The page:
Franz Lustig‘s cinematography skillfully contrasts the confined space of Hirayama’s room with the vibrant sunlight of the day and the glittering nightlife of Tokyo. His framing consistently reveals the emotional core of the protagonist. Toni Froschhammer‘s editing establishes a harmonious rhythm, infusing perfection and beauty into the repetition of everyday moments. However, a slight sense of drag could have been alleviated with judicious trimming of the duration. Even the black-and-white dream sequences, crafted by Wender’s wife Donata, begin to feel repetitive after a certain point in the narrative. Frank Kruse‘s minimalist sound design relies predominantly on diegetic sounds, occasionally weaving in tracks by Lou Reed, Patti Smith, Otis Redding, and the Kinks.

In his portrayal of Hirayama, Koji Yakusho masterfully breathes life into a character that is both uncanny and truthful. Navigating the daily grind with subtle grace, Yakusho’s depiction of this seemingly nondescript individual showcases his acting prowess. He unravels the layers of the character with meticulous precision, emphasizing every gesture, expression, and nuance with a diligence that goes beyond mere acting. What sets the performance apart is the diligence with which he approaches his daily chores on screen. The artless unfolding of Hirayama’s persona is subtle yet profound, showcasing Yakusho’s ability to convey depth and emotion with remarkable subtlety. There is absolutely no doubt as to why Koji Yakusho received the Best Actor award at the Cannes Film Festival in 2023.

See also  CIFF 2023 Review: 'Black Box' is a Claustrophobic Thriller That Questions Human Nature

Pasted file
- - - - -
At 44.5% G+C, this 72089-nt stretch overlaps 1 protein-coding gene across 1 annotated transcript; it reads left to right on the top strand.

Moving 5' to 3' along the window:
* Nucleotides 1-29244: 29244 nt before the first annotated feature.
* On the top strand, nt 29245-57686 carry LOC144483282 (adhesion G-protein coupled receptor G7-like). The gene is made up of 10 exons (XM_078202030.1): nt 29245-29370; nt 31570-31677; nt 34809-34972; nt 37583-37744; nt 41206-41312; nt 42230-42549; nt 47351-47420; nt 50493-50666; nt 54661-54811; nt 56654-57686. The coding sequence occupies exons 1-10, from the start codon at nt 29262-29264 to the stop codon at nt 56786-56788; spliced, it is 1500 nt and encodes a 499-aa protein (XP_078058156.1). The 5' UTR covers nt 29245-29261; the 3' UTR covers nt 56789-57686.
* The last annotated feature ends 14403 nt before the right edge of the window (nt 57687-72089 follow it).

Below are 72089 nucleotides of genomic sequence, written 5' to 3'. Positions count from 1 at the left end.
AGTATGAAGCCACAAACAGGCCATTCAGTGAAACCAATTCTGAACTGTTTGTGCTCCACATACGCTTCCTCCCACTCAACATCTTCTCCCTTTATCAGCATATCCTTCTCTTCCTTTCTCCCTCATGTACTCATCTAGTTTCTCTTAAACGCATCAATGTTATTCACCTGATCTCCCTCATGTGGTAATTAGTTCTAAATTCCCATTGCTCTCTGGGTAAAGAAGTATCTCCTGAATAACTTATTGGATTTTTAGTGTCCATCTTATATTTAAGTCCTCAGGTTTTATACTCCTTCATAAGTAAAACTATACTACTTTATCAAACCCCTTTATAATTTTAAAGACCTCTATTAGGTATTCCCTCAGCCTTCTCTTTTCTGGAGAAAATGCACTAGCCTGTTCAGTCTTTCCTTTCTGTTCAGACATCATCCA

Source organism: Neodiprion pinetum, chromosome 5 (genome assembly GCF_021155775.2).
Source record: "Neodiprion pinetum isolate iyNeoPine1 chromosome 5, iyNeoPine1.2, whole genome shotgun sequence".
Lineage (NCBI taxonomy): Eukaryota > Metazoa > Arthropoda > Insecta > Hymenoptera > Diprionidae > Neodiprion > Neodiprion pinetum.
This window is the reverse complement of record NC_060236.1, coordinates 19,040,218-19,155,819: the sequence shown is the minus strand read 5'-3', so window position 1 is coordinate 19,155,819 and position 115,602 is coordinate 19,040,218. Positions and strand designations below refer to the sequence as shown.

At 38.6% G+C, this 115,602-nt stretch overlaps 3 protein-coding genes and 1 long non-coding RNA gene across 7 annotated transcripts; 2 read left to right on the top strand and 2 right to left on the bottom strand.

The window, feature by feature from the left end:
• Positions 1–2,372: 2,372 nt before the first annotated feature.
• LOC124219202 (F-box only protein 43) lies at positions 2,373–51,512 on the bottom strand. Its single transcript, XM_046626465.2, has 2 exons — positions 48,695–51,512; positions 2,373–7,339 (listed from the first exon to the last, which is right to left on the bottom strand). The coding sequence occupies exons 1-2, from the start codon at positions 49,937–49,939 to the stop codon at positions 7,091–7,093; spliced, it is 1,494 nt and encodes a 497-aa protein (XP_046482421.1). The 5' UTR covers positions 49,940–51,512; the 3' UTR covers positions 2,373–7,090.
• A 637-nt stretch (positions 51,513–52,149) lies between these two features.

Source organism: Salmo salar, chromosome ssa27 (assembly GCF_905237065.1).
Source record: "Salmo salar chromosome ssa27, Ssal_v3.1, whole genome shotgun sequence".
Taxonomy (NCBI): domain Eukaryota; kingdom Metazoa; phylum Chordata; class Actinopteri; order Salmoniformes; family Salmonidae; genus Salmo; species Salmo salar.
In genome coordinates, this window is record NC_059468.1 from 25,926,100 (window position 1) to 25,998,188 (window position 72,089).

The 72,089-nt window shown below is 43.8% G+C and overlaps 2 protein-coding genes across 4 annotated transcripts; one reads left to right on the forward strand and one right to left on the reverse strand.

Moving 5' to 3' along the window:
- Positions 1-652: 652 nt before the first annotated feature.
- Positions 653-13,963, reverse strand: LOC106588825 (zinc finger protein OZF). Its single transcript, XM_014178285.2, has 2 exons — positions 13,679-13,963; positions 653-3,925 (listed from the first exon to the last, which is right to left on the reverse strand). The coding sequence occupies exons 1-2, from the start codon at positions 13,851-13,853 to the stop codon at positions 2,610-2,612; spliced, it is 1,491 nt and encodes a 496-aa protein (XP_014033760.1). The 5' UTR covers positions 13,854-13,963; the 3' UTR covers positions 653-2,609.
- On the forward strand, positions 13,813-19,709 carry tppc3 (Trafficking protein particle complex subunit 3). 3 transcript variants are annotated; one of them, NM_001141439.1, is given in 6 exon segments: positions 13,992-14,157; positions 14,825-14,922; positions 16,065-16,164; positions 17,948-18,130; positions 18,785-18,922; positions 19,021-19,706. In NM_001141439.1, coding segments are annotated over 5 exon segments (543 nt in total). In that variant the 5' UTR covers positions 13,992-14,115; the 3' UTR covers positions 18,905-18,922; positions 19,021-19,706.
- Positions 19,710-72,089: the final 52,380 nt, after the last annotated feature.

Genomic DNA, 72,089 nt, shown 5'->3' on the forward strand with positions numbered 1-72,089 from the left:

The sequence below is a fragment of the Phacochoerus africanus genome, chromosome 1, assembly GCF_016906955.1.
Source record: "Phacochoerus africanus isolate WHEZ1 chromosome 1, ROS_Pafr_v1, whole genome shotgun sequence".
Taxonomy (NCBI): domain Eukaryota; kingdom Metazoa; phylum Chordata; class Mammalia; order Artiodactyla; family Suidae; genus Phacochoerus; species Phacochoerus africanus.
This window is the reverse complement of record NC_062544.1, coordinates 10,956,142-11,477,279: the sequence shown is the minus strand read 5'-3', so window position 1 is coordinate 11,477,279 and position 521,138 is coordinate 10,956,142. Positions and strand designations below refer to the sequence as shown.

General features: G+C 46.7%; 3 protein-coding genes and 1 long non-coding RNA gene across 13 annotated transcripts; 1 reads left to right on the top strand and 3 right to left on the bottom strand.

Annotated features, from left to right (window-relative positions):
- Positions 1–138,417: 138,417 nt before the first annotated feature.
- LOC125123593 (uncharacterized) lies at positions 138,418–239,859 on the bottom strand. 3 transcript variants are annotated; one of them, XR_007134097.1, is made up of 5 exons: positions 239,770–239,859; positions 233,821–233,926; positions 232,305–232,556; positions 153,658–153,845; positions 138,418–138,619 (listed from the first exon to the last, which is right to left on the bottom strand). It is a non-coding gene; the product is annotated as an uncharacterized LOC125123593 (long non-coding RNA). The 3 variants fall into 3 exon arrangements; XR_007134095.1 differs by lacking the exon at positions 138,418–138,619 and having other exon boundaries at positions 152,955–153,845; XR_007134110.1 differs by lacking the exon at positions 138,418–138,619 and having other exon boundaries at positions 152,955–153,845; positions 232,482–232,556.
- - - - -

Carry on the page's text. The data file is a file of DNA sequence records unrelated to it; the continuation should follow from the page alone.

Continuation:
Perfect Days gracefully imparts the insight that life’s trajectory is simple—it merely exists, no more and no less. The film doesn’t rely on a series of dramatic moments to propel the narrative but instead invites viewers to grasp the present. It emphasizes that life’s essence lies in its unembellished reality. To fully appreciate the delicate balance between the mundane and the profound, viewers need a particular kind of commitment and patience.

Perfect Days has been nominated for the Best International Feature Film at the 96th Academy Awards 2024.

Dipankar Sarkar

Dipankar Sarkar is a film critic, regularly contributing reviews, interviews, and essays to various publications all over the world like Upperstall.com and Vaguevisages.com. He was one of the panelists for the selection of world cinema at the 27th International Film Festival of Kerala in 2022. He is a Research Fellowship from the NFAI, Pune India. As a freelancer, he frequently contributes to various Indian publications on cinema-related topics.

LEAVE A REPLY

Your email address will not be published.

Previous Story

Sundance 2024: ‘I Saw The TV Glow’ Is A Candy-Coated, Guttural Scream of a Movie

Next Story

IFFR 2024: ‘Riptide’ Is a Sharply Chiseled Epistle Of Intimacy